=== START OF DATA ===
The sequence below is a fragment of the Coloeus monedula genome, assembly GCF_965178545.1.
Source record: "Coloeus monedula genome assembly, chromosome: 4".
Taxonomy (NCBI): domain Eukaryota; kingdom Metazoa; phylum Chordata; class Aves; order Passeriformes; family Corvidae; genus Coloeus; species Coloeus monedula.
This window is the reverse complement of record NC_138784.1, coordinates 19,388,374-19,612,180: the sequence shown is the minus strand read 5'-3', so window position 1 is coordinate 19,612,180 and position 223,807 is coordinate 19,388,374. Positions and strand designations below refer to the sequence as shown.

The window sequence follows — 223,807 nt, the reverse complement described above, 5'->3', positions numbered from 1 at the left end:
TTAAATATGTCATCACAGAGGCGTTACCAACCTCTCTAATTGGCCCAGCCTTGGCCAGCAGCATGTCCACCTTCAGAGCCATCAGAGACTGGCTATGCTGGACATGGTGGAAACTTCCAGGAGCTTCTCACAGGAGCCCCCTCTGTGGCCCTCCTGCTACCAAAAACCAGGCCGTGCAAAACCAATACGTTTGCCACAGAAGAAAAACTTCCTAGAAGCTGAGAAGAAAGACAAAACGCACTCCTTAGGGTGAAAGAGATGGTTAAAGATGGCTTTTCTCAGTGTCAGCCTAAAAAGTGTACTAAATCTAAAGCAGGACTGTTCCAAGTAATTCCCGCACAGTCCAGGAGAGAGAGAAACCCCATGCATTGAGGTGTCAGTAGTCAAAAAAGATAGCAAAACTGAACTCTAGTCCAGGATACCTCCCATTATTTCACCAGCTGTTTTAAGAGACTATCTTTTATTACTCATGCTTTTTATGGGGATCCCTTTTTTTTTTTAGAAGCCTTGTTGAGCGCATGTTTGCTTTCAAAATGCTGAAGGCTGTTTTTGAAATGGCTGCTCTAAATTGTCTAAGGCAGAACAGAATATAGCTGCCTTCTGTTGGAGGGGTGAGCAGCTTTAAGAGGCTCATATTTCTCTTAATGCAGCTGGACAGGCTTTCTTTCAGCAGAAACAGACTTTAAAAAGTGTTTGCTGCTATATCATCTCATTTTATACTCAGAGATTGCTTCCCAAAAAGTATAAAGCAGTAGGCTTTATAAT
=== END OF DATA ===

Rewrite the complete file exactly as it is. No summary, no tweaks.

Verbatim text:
The sequence below is a fragment of the Coloeus monedula genome, assembly GCF_965178545.1.
Source record: "Coloeus monedula genome assembly, chromosome: 4".
Taxonomy (NCBI): domain Eukaryota; kingdom Metazoa; phylum Chordata; class Aves; order Passeriformes; family Corvidae; genus Coloeus; species Coloeus monedula.
This window is the reverse complement of record NC_138784.1, coordinates 19,388,374-19,612,180: the sequence shown is the minus strand read 5'-3', so window position 1 is coordinate 19,612,180 and position 223,807 is coordinate 19,388,374. Positions and strand designations below refer to the sequence as shown.

The window sequence follows — 223,807 nt, the reverse complement described above, 5'->3', positions numbered from 1 at the left end:
TTAAATATGTCATCACAGAGGCGTTACCAACCTCTCTAATTGGCCCAGCCTTGGCCAGCAGCATGTCCACCTTCAGAGCCATCAGAGACTGGCTATGCTGGACATGGTGGAAACTTCCAGGAGCTTCTCACAGGAGCCCCCTCTGTGGCCCTCCTGCTACCAAAAACCAGGCCGTGCAAAACCAATACGTTTGCCACAGAAGAAAAACTTCCTAGAAGCTGAGAAGAAAGACAAAACGCACTCCTTAGGGTGAAAGAGATGGTTAAAGATGGCTTTTCTCAGTGTCAGCCTAAAAAGTGTACTAAATCTAAAGCAGGACTGTTCCAAGTAATTCCCGCACAGTCCAGGAGAGAGAGAAACCCCATGCATTGAGGTGTCAGTAGTCAAAAAAGATAGCAAAACTGAACTCTAGTCCAGGATACCTCCCATTATTTCACCAGCTGTTTTAAGAGACTATCTTTTATTACTCATGCTTTTTATGGGGATCCCTTTTTTTTTTTAGAAGCCTTGTTGAGCGCATGTTTGCTTTCAAAATGCTGAAGGCTGTTTTTGAAATGGCTGCTCTAAATTGTCTAAGGCAGAACAGAATATAGCTGCCTTCTGTTGGAGGGGTGAGCAGCTTTAAGAGGCTCATATTTCTCTTAATGCAGCTGGACAGGCTTTCTTTCAGCAGAAACAGACTTTAAAAAGTGTTTGCTGCTATATCATCTCATTTTATACTCAGAGATTGCTTCCCAAAAAGTATAAAGCAGTAGGCTTTATAAT